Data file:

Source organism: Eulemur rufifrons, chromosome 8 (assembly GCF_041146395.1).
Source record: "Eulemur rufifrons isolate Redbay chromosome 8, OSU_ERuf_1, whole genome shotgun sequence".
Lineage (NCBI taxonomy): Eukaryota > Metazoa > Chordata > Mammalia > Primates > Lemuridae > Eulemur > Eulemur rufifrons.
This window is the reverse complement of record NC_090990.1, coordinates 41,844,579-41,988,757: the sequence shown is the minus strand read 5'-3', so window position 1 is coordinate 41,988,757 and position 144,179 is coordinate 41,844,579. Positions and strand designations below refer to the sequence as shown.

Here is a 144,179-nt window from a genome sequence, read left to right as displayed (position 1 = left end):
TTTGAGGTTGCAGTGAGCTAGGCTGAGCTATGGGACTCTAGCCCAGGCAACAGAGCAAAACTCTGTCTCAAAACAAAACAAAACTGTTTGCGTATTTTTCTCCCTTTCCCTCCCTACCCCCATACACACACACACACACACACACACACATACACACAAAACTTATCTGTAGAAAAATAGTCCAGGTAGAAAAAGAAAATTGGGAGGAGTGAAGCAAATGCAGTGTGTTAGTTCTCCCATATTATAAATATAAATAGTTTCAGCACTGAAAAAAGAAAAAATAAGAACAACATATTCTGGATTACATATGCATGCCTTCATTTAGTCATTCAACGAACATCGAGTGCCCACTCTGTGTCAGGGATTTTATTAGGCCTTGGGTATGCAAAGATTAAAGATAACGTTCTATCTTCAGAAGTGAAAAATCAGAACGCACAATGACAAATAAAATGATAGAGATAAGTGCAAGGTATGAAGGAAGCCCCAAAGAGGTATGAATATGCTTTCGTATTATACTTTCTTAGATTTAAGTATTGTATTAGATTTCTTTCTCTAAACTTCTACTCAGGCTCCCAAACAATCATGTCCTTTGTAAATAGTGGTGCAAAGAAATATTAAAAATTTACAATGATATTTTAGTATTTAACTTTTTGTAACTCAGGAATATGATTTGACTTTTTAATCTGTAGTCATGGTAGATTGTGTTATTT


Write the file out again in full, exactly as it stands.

Source organism: Eulemur rufifrons, chromosome 8 (assembly GCF_041146395.1).
Source record: "Eulemur rufifrons isolate Redbay chromosome 8, OSU_ERuf_1, whole genome shotgun sequence".
Lineage (NCBI taxonomy): Eukaryota > Metazoa > Chordata > Mammalia > Primates > Lemuridae > Eulemur > Eulemur rufifrons.
This window is the reverse complement of record NC_090990.1, coordinates 41,844,579-41,988,757: the sequence shown is the minus strand read 5'-3', so window position 1 is coordinate 41,988,757 and position 144,179 is coordinate 41,844,579. Positions and strand designations below refer to the sequence as shown.

Here is a 144,179-nt window from a genome sequence, read left to right as displayed (position 1 = left end):
TTTGAGGTTGCAGTGAGCTAGGCTGAGCTATGGGACTCTAGCCCAGGCAACAGAGCAAAACTCTGTCTCAAAACAAAACAAAACTGTTTGCGTATTTTTCTCCCTTTCCCTCCCTACCCCCATACACACACACACACACACACACACACATACACACAAAACTTATCTGTAGAAAAATAGTCCAGGTAGAAAAAGAAAATTGGGAGGAGTGAAGCAAATGCAGTGTGTTAGTTCTCCCATATTATAAATATAAATAGTTTCAGCACTGAAAAAAGAAAAAATAAGAACAACATATTCTGGATTACATATGCATGCCTTCATTTAGTCATTCAACGAACATCGAGTGCCCACTCTGTGTCAGGGATTTTATTAGGCCTTGGGTATGCAAAGATTAAAGATAACGTTCTATCTTCAGAAGTGAAAAATCAGAACGCACAATGACAAATAAAATGATAGAGATAAGTGCAAGGTATGAAGGAAGCCCCAAAGAGGTATGAATATGCTTTCGTATTATACTTTCTTAGATTTAAGTATTGTATTAGATTTCTTTCTCTAAACTTCTACTCAGGCTCCCAAACAATCATGTCCTTTGTAAATAGTGGTGCAAAGAAATATTAAAAATTTACAATGATATTTTAGTATTTAACTTTTTGTAACTCAGGAATATGATTTGACTTTTTAATCTGTAGTCATGGTAGATTGTGTTATTT